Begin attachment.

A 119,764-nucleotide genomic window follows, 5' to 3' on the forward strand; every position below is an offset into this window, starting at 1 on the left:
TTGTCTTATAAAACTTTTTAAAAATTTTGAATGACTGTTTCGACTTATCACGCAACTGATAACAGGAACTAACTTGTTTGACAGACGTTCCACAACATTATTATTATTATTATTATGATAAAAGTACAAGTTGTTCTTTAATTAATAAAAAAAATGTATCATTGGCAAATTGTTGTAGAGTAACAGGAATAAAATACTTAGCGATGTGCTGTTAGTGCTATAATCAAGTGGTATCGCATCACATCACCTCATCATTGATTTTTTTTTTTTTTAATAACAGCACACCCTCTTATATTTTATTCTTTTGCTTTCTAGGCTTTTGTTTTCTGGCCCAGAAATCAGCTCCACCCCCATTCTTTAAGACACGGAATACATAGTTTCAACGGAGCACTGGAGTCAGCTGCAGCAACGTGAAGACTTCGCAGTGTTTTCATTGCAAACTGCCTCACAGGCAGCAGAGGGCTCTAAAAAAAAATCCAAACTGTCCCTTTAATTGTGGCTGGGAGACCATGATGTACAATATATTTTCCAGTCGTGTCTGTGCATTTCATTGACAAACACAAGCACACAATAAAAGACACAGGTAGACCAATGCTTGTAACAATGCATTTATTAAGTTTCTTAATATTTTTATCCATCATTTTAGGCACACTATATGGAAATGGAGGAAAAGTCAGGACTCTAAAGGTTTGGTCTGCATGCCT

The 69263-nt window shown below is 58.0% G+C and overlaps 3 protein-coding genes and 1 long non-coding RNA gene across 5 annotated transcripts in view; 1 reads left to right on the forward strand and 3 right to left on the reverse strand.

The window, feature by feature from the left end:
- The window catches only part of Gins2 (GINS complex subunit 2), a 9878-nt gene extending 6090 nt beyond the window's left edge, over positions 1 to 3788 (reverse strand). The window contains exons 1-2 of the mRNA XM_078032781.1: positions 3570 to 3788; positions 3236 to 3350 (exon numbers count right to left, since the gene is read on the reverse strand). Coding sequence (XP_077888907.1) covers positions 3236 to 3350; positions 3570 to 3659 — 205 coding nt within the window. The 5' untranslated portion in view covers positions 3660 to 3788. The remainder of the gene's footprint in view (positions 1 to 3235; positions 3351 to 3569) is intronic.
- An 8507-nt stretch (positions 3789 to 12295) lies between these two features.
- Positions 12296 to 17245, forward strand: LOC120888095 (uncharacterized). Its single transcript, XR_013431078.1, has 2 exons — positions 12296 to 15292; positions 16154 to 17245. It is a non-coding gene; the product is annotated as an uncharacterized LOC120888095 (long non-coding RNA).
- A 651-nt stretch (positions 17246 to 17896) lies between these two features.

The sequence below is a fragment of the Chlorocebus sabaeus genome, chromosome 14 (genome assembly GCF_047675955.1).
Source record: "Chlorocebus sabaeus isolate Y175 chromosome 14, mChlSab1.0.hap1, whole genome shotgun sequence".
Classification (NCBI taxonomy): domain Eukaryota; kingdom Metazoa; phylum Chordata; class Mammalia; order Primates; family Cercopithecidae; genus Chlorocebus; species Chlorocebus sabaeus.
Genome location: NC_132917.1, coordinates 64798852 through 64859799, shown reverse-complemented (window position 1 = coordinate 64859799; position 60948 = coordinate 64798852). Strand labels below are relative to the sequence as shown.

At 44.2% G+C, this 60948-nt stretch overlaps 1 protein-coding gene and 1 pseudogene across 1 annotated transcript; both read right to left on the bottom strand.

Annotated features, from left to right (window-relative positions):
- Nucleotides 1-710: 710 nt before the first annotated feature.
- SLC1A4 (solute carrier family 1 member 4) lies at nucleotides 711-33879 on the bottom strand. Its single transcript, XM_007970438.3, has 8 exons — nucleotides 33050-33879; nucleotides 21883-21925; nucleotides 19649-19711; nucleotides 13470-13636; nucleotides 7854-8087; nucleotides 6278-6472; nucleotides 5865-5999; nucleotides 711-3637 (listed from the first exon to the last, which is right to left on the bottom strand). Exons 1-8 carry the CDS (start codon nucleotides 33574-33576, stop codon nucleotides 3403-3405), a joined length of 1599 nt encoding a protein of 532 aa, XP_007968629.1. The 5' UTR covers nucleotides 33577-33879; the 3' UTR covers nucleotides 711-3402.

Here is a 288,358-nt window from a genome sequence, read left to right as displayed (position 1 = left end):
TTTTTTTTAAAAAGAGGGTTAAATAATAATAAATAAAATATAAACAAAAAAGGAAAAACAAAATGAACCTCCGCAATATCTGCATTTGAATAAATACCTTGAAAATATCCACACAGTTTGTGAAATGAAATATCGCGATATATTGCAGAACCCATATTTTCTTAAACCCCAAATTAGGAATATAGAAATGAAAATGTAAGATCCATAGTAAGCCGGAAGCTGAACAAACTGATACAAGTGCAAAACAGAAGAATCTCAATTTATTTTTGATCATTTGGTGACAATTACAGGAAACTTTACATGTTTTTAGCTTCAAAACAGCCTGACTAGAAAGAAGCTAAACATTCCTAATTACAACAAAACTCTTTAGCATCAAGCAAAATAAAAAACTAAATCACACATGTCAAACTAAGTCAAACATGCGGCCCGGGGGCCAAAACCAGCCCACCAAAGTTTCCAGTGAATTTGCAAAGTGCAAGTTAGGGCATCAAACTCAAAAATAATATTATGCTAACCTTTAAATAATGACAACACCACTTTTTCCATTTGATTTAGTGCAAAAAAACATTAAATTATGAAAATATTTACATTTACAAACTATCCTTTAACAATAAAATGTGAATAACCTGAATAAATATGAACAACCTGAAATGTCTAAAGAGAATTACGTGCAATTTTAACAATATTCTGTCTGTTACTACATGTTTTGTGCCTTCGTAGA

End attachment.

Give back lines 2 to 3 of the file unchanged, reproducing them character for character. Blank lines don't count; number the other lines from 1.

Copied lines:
TTGTCTTATAAAACTTTTTAAAAATTTTGAATGACTGTTTCGACTTATCACGCAACTGATAACAGGAACTAACTTGTTTGACAGACGTTCCACAACATTATTATTATTATTATTATGATAAAAGTACAAGTTGTTCTTTAATTAATAAAAAAAATGTATCATTGGCAAATTGTTGTAGAGTAACAGGAATAAAATACTTAGCGATGTGCTGTTAGTGCTATAATCAAGTGGTATCGCATCACATCACCTCATCATTGATTTTTTTTTTTTTTAATAACAGCACACCCTCTTATATTTTATTCTTTTGCTTTCTAGGCTTTTGTTTTCTGGCCCAGAAATCAGCTCCACCCCCATTCTTTAAGACACGGAATACATAGTTTCAACGGAGCACTGGAGTCAGCTGCAGCAACGTGAAGACTTCGCAGTGTTTTCATTGCAAACTGCCTCACAGGCAGCAGAGGGCTCTAAAAAAAAATCCAAACTGTCCCTTTAATTGTGGCTGGGAGACCATGATGTACAATATATTTTCCAGTCGTGTCTGTGCATTTCATTGACAAACACAAGCACACAATAAAAGACACAGGTAGACCAATGCTTGTAACAATGCATTTATTAAGTTTCTTAATATTTTTATCCATCATTTTAGGCACACTATATGGAAATGGAGGAAAAGTCAGGACTCTAAAGGTTTGGTCTGCATGCCT

The 69263-nt window shown below is 58.0% G+C and overlaps 3 protein-coding genes and 1 long non-coding RNA gene across 5 annotated transcripts in view; 1 reads left to right on the forward strand and 3 right to left on the reverse strand.